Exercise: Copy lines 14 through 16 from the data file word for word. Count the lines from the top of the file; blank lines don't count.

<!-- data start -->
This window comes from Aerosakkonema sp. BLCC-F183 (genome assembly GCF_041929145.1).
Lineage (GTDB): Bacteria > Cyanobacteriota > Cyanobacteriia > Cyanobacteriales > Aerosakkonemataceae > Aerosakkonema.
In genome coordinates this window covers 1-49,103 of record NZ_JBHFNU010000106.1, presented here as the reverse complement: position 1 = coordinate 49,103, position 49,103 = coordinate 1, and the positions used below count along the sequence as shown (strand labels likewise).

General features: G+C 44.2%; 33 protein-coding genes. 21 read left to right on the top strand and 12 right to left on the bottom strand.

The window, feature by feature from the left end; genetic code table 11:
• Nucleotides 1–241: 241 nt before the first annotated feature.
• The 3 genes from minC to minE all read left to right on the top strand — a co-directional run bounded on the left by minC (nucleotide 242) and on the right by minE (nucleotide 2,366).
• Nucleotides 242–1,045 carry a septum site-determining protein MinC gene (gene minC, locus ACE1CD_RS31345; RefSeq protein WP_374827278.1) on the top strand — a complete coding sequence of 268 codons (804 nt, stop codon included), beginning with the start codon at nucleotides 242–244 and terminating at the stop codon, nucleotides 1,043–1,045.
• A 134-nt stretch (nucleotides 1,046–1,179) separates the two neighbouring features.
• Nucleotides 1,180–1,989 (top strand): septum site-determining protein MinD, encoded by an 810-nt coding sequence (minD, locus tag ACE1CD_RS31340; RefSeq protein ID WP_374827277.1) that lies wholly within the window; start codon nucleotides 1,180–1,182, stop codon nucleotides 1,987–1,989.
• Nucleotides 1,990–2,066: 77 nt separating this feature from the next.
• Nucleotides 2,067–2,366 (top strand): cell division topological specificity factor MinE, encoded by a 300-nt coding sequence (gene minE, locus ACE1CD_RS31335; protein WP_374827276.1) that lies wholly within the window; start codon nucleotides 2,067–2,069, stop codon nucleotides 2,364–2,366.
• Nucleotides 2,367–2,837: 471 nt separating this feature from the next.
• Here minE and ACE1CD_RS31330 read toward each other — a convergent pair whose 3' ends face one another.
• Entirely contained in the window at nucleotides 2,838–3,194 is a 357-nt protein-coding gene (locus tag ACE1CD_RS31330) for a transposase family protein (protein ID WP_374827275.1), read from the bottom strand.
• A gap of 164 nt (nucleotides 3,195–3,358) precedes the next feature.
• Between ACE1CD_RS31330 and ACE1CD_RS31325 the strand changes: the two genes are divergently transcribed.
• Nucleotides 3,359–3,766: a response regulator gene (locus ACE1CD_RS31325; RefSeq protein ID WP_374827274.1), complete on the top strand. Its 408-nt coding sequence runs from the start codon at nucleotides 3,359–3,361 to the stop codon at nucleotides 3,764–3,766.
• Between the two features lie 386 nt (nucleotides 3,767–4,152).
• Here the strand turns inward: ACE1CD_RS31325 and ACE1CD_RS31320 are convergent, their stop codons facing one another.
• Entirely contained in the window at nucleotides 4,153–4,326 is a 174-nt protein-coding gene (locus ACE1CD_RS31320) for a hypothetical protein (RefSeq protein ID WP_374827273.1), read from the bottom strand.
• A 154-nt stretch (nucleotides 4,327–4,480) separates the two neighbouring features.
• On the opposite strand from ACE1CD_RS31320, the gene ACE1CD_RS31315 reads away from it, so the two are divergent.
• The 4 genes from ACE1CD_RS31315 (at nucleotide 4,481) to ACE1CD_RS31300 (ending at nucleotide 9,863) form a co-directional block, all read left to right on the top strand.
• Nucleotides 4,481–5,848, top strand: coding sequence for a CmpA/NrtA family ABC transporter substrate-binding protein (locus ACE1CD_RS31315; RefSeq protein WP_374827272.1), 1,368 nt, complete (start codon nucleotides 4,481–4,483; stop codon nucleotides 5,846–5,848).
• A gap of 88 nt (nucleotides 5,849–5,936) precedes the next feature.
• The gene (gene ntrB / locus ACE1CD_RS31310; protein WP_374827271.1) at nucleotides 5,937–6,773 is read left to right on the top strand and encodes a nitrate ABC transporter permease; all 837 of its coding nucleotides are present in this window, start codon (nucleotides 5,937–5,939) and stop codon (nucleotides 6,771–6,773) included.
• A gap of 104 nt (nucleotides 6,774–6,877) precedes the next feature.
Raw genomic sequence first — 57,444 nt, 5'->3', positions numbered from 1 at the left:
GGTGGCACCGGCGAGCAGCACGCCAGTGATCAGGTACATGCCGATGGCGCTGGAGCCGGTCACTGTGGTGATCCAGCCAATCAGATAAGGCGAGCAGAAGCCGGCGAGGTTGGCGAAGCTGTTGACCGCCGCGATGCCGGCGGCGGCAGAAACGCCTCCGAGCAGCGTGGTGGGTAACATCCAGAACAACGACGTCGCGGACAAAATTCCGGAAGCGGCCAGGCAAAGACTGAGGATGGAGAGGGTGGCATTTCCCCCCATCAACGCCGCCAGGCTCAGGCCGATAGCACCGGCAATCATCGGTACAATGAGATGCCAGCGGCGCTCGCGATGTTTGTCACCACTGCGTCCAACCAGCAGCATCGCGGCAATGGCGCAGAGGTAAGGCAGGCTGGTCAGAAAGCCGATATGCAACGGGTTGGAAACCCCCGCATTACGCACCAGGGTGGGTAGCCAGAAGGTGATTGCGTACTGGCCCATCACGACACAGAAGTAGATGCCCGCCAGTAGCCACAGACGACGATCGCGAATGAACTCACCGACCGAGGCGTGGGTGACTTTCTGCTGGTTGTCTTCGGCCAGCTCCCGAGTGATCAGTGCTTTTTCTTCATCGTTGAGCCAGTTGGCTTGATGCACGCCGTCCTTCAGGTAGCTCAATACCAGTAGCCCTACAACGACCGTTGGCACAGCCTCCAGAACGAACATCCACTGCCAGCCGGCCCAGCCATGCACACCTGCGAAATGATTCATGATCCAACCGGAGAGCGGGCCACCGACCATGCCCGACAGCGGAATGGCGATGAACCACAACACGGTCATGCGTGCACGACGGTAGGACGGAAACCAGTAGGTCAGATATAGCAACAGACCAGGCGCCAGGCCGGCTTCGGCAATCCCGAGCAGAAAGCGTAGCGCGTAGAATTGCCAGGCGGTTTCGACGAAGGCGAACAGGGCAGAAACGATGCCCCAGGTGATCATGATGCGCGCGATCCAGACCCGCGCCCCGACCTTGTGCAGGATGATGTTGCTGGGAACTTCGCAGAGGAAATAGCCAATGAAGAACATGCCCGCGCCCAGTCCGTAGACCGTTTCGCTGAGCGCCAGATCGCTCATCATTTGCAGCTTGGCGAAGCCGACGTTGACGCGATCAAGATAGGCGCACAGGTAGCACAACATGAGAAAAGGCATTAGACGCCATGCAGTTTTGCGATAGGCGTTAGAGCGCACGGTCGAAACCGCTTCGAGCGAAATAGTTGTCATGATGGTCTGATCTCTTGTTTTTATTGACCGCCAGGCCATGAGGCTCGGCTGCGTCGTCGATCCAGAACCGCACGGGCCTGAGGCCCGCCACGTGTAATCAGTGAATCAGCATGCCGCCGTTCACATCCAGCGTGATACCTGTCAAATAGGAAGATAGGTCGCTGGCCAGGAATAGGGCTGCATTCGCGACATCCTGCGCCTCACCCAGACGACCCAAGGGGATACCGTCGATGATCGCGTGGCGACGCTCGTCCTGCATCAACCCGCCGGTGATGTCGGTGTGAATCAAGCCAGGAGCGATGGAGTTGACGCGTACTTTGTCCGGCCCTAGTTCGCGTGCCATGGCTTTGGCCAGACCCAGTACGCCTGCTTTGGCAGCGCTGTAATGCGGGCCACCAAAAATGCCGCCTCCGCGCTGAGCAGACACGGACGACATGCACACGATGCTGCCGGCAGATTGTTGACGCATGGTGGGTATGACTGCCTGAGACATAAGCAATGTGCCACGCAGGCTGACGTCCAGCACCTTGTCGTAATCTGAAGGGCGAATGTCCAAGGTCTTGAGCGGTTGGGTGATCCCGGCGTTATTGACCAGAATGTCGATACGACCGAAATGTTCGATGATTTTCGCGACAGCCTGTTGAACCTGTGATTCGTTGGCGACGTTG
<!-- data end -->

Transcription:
• Here minE and ACE1CD_RS31330 read toward each other — a convergent pair whose 3' ends face one another.
• Entirely contained in the window at nucleotides 2,838–3,194 is a 357-nt protein-coding gene (locus tag ACE1CD_RS31330) for a transposase family protein (protein ID WP_374827275.1), read from the bottom strand.
• A gap of 164 nt (nucleotides 3,195–3,358) precedes the next feature.